1.4 Types of Research

The choice of research philosophy determines the approach a researcher would use. The approaches in research are deductive and inductive reasoning. Deductive reasoning is derived from the word deduce, which means to conclude by thinking about known facts. Deductive reasoning is the approach used in quantitative research. Research using this approach.20 Deductive reasoning is linked with the positivism paradigm. This approach involves systematically collecting, analysing, and interpreting data to draw inferences.20 In simple terms, the deductive researcher uses the top-down approach that uses data to test a theory or hypothesis and gather knowledge (adding, qualifying, or contradicting the scientific meaning).20

In contrast, inductive reasoning moves from specific observations to broader theories and generalisations.20 Inductive reasoning is commonly employed in qualitative research and focuses on specific observations, identifies patterns and uncovers conceptual relationships that could be explored to generate themes or a theory based on the data collected.20 Inductive reasoning uses a bottom-up approach and it is linked with constructivism/interpretivism paradigm.

Distinguishing Features of Quantitative, Qualitative, and Mixed Methods Research

There are three main research methodologies – quantitative, qualitative and mixed methods. Quantitative research seeks to investigate and understand the relationship between different variables.21 It is concerned with employing numerical data to systematically examine the phenomenon under investigation. As a result, quantitative research relies on measurement and makes the assumption that the phenomena being studied can be quantified. It aims to analyse data for patterns and validate the measurements by using statistical methods to draw conclusions about the likelihood of the numbers measured/sampled being widely representative. While it effectively measures quantifiable things like height and weight, measuring other things, like what people think or feel, is more challenging.21 This is where qualitative research is required.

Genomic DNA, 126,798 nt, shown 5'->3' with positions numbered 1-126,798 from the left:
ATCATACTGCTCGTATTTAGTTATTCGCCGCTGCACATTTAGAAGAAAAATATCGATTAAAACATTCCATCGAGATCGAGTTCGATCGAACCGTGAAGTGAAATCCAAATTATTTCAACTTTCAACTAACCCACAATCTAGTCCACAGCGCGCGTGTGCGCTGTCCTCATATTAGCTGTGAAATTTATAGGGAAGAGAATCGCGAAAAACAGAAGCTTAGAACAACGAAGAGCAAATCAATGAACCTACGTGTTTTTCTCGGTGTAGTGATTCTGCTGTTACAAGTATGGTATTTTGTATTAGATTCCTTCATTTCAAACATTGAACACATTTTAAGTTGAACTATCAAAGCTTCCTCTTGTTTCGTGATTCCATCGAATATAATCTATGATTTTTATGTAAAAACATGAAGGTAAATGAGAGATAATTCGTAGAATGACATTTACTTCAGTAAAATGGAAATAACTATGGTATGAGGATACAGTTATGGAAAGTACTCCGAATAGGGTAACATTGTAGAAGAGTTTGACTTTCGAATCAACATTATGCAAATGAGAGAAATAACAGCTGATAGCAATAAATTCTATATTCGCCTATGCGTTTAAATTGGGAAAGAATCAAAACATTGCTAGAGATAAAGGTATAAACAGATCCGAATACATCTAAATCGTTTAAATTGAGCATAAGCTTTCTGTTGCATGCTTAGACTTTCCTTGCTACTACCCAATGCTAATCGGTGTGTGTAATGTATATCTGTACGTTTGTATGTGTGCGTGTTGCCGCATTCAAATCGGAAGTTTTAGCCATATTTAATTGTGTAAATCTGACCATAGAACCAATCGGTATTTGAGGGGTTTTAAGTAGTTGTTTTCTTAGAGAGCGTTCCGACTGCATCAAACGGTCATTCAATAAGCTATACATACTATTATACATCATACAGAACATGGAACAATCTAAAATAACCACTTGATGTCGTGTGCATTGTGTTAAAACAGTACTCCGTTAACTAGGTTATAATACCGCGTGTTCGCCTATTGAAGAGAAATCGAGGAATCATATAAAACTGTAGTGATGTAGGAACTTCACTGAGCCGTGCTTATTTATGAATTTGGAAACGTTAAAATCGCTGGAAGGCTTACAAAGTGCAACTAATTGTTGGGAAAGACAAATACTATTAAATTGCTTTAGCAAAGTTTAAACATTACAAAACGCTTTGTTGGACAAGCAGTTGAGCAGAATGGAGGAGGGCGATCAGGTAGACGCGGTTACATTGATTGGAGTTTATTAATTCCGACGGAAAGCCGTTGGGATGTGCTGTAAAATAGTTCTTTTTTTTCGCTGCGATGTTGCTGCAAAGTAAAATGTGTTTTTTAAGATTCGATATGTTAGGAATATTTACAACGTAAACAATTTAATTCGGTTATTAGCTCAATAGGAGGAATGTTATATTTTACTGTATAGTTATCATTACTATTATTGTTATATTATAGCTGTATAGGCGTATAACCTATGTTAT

Qualitative research is a naturalistic type of inquiry that deals with non-numerical data. Instead of attempting to explain and manipulate factors, qualitative research aims to explore and comprehend the factors.22 For example, it can be used to understand people’s perceptions of a particular concept or phenomenon. It emphasises the process or patterns of development rather than the result or output of the research since it is contextualised and interpretive.22 Data collection methods in qualitative research include interviews, field notes, diaries, and observations. Data are gathered and qualitatively analysed in pure qualitative research.22

Mixed method research, on the other hand, involves a combination of both quantitative and/ or qualitative methods.23 The methodology requires a purposeful mixing of the approaches required in the data collection, data analysis and interpretation of the research. The features of both qualitative and quantitative methods are integrated into this research methodology.23 

Figure 1.2 presents the differences between quantitative and qualitative research. These methodologies will be explicitly discussed in subsequent chapters.


diagram displaying a list of differences between quantitative and qualitative research
Figure 1.2 Differences between quantitative and qualitative research by Bunmi Malau-Aduli and Faith Alele, used under a CC BY NC 4.0 licence 


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An Introduction to Research Methods for Undergraduate Health Profession Students Copyright © 2023 by Faith Alele and Bunmi Malau-Aduli is licensed under a Creative Commons Attribution-NonCommercial 4.0 International License, except where otherwise noted.